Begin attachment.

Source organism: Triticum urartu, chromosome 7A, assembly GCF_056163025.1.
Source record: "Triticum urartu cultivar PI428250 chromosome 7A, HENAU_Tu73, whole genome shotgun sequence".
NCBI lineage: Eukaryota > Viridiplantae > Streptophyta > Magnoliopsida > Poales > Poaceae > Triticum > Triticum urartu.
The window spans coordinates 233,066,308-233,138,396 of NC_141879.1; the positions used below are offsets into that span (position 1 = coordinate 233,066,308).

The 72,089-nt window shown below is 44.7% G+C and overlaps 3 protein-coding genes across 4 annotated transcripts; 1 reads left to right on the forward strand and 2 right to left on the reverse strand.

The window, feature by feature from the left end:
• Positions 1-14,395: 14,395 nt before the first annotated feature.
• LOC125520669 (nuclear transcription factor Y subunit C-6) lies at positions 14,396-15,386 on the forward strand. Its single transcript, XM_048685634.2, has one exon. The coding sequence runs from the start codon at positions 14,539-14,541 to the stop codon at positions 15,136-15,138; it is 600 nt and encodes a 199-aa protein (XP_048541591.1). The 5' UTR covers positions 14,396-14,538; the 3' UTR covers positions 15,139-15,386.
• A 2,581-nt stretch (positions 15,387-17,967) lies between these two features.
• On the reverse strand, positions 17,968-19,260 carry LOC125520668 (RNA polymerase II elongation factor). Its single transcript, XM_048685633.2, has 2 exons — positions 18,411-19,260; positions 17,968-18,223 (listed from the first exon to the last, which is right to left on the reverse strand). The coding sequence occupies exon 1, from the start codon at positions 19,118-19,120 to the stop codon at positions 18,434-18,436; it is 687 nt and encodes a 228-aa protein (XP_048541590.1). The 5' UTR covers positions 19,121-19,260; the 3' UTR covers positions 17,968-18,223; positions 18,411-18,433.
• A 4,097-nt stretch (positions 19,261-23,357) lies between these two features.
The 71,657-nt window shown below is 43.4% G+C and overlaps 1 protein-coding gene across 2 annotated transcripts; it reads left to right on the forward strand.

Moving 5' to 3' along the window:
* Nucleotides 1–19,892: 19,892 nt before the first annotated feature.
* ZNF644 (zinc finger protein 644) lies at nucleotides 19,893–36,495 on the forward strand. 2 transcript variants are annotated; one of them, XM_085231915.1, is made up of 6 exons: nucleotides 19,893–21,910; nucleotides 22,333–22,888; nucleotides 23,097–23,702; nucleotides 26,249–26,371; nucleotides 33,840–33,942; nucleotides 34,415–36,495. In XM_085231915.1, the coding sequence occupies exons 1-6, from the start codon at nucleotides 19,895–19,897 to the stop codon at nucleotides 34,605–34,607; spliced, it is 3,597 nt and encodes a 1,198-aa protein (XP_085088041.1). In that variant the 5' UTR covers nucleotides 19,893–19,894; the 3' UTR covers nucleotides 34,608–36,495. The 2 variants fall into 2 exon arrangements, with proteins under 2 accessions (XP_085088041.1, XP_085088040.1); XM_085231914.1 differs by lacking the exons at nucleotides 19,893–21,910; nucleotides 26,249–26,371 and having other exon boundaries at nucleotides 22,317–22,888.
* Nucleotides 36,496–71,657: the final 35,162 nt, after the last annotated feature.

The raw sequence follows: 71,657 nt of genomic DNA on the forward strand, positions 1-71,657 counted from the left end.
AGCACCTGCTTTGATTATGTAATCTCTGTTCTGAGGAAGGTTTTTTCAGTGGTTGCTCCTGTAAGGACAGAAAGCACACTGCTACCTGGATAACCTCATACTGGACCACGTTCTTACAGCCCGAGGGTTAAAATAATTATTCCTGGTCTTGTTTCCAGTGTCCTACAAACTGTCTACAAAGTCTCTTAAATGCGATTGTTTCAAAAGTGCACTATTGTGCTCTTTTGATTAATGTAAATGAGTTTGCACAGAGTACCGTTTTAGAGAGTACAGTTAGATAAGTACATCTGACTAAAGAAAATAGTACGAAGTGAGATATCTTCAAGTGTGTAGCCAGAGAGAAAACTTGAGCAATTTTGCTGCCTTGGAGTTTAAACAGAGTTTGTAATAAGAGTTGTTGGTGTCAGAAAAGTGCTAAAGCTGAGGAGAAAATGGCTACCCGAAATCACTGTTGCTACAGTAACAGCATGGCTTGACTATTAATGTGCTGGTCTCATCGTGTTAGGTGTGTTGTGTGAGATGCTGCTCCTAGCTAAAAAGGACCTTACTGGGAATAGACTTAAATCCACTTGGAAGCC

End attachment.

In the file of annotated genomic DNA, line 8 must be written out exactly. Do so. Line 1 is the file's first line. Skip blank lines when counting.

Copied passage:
• LOC125520669 (nuclear transcription factor Y subunit C-6) lies at positions 14,396-15,386 on the forward strand. Its single transcript, XM_048685634.2, has one exon. The coding sequence runs from the start codon at positions 14,539-14,541 to the stop codon at positions 15,136-15,138; it is 600 nt and encodes a 199-aa protein (XP_048541591.1). The 5' UTR covers positions 14,396-14,538; the 3' UTR covers positions 15,139-15,386.